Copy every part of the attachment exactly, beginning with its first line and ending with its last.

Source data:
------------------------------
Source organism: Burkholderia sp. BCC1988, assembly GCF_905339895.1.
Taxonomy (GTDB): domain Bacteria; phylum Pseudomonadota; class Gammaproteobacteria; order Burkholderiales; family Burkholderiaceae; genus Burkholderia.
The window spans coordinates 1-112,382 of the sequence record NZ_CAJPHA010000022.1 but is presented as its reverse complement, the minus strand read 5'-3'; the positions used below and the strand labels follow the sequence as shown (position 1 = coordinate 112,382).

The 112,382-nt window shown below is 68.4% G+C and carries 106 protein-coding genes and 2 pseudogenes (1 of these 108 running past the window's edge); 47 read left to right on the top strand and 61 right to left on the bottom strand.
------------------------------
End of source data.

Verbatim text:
Source organism: Burkholderia sp. BCC1988, assembly GCF_905339895.1.
Taxonomy (GTDB): domain Bacteria; phylum Pseudomonadota; class Gammaproteobacteria; order Burkholderiales; family Burkholderiaceae; genus Burkholderia.
The window spans coordinates 1-112,382 of the sequence record NZ_CAJPHA010000022.1 but is presented as its reverse complement, the minus strand read 5'-3'; the positions used below and the strand labels follow the sequence as shown (position 1 = coordinate 112,382).

The 112,382-nt window shown below is 68.4% G+C and carries 106 protein-coding genes and 2 pseudogenes (1 of these 108 running past the window's edge); 47 read left to right on the top strand and 61 right to left on the bottom strand.